BrewHoop has interviewed GM John Hammond, bounced questions off friend and television announcer Jim Paschke, gotten all philosophical with coach Scott Skiles, and chatted with players all the way from a retrospective Chris Douglas-Roberts to a bewildered Brandon Jennings. Assistant GM Jeff Weltman is a welcome addition to this company.
The foremost topic of our interview was analytics and their place in the NBA. You might know that many NBA teams now employ stats experts, but you may not have known that the Bucks are one of those teams.
Indeed, Jon Nichols, whose work had been featured on SBNation.com's very own Orlando Pinstriped Post, in addition to the charming Hardwood Paroxysm and excellent New York Times NBA blog prior to landing a job in the league, currently functions as a statistical analyst for the Bucks (Do click those three links to see some of Jon's published work -- he also created basketball-statistics.com, which, as of his NBA career, no longer exists). As Nichols is not available for interviews at this time, the Bucks set me up with Weltman, about which I had no qualms.
After all, Weltman has not only been GM John Hammond's right-hand man since following John from Detroit to Milwaukee in 2008, he is an articulate basketball thinker who wrote a series of articles as part of Scouts Inc. for ESPN.com after leaving Denver and before teaming up with Hammond in Detroit. He speaks our language, even if the timing of our interview meant he could not use many of the important words of our language.
So, what happens when you interview a high-ranking NBA executive during a lockout, and that executive cannot mention a single player by name or comment on the actual lockout?
I found out on a stewing (wind chill: 99°F) August afternoon in St. Francis, Wisconsin. Now you do too.
AB: Given the great variation in player ages, team strength of schedules, and overall competition, how integral a part of the draft process are college statistics?
JW: There was a great quote coming out of last year's MIT Sloan Conference in Boston, which I think was the fourth or fifth one (editor's note: 2011 marked the fifth conference), and it's grown significantly of course. There was a piece written... and the writer was coming to the conclusion at the end of the piece, and basically said: The honeymoon period with the analytics guys is over.
Now this position is commonplace enough where it is not an outsider looking in; it is part of the establishment. And as such, the analytics guys have been right, they have been wrong, they have differed from one another. And they have basically proven, the bloom is off the rose, so to speak.
So where does that leave us? It leaves us, in our minds, here the Bucks, with the conclusion that analytics has a strong part of our evaluation process. Is it the end-all, be-all? No, nothing is.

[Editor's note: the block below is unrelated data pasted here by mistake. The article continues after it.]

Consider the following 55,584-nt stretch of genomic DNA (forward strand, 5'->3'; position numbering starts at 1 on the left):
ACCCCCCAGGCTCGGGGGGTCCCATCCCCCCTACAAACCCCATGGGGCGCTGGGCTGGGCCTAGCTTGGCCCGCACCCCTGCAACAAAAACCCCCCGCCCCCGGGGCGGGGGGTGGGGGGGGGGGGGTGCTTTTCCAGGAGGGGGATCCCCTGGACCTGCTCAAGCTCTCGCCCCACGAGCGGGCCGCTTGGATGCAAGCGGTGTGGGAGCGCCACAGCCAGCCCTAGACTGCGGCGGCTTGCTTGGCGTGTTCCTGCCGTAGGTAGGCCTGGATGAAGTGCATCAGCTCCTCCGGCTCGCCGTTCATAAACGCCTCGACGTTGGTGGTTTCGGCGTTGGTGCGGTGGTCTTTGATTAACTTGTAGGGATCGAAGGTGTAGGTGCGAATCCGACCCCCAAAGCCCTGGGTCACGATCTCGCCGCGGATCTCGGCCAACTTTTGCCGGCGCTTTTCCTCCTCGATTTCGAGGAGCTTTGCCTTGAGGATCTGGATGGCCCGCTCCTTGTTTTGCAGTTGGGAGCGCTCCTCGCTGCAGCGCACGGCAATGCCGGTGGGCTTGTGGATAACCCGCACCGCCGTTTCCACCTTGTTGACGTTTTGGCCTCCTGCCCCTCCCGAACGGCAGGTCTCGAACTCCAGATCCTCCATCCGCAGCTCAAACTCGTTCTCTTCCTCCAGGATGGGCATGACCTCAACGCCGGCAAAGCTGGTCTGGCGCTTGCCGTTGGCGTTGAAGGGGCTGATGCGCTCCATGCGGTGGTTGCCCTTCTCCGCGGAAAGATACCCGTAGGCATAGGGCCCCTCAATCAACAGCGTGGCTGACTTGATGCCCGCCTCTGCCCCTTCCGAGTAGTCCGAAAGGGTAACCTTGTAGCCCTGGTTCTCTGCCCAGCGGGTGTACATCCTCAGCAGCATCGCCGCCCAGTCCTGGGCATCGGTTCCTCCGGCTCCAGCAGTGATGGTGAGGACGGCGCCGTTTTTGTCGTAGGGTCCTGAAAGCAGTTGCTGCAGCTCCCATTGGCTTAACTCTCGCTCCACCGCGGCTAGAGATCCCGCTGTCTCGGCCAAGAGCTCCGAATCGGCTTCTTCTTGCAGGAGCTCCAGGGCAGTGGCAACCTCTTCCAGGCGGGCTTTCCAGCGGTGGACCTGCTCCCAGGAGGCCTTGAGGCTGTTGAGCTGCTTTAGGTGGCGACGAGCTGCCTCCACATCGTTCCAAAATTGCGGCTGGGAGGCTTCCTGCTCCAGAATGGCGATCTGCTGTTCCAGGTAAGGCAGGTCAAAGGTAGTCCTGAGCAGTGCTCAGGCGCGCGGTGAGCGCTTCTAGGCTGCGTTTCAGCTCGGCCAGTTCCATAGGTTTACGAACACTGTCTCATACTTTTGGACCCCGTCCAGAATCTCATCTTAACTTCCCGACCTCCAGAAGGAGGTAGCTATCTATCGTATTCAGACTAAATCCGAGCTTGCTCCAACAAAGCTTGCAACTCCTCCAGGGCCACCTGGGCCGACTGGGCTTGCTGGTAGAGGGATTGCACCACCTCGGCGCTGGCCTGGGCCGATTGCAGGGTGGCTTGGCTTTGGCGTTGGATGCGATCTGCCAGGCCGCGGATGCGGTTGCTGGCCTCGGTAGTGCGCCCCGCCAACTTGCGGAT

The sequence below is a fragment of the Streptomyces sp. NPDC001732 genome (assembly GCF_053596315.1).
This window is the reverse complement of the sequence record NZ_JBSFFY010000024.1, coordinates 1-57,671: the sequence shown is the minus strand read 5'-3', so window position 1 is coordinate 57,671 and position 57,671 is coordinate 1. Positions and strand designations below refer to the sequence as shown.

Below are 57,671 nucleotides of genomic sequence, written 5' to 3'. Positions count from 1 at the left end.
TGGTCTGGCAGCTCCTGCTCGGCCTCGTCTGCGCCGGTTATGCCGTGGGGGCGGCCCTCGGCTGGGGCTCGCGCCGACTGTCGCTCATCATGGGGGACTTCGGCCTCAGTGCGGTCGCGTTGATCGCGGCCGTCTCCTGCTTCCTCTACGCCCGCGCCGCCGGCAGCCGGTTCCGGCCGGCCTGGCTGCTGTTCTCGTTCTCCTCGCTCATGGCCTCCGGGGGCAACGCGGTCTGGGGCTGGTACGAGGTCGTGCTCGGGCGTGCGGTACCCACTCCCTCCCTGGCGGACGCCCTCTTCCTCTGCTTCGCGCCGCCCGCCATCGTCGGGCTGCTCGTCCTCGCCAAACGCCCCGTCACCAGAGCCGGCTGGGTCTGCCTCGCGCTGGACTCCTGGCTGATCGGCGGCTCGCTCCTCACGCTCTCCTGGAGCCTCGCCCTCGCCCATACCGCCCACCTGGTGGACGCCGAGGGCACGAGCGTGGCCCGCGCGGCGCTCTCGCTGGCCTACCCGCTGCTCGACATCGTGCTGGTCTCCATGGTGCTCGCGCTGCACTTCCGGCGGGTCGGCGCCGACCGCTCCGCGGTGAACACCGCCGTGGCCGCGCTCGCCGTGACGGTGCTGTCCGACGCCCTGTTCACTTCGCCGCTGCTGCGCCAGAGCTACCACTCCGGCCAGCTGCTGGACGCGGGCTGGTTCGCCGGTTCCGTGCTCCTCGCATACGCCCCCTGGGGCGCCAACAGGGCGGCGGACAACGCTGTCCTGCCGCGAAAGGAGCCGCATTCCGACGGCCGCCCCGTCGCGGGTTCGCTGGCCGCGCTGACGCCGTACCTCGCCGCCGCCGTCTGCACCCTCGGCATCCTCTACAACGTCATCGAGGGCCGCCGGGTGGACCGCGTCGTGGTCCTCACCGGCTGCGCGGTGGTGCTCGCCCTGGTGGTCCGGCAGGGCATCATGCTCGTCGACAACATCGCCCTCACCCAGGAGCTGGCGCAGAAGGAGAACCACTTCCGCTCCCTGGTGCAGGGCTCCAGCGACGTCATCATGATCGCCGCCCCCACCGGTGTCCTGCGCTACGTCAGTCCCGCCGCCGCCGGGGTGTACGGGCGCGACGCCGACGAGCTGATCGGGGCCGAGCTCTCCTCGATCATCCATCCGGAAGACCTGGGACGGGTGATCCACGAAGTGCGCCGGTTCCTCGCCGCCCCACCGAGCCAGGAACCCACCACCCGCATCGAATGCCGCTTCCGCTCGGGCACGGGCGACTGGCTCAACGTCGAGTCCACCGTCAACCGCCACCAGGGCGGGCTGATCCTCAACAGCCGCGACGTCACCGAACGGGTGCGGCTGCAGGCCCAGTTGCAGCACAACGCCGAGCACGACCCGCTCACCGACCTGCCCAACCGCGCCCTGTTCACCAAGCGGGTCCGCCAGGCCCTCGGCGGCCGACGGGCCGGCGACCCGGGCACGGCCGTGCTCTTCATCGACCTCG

At the end of the day -- and I hate to always use that term but it seems like when you when you are talking about this stuff that it reverts back to that -- it's really you are scouting players, and every decision, no matter how much empirical data you apply, is going to come to some sort of gut level.
Because if you ask the medical guys, they are going to give you a gut level. If you ask the analytics guys, they are going to give you a gut level. There is nothing that can distill it enough to say, empirically, here is the right answer. So, long way of answering your question, but in a nutshell, we view the analytics as an important part of the process, one of many layers that we try to incorporate. From sight tests, to stats, to medicals, to background work and probably most importantly, to our own scouting evaluations.
AB: In terms of looking at prospects not necessary statistically, or perhaps statistically, are there specific traits that are most crucial for a player to translate their abilities to the NBA?
JW: I don't think that we look at that way. I don't think that we say -- because a roster needs balance -- you can't say we're going to have this type of player on our roster, we are just going to draft athletes. And we're going to let shooters, and guys who have good size for their position, we're going to let those aspects suffer in our evaluation while we just draft athletes.
We try to assess our roster at the end of every season, figure out where our needs are, figure out too, what the draft is telling us. Because sometimes your needs will say, this is where we should go, but the draft will tell you, you need to go other places. Or else maybe you should move down in the draft, because the need that you have is not the right guy to pick at this number. So I don't think we have hard and fast rules as far as that.
AB: That leads into the eternal debate of drafting need versus best player available. What is your stance on that?
JW: I think that as with most things, the drafts have dictated to the teams, not the other way around. I think there is this idea about imposing on the draft: We are going to draft needs. We are going to draft best player.
I think that as time has gone by, and players have come out earlier and earlier and earlier, and now we are drafting kids earlier than we used to, the track records that the kids bring to the draft are much more incomplete. So, it's almost by definition now that you are going to draft on talent, you are going to draft on need.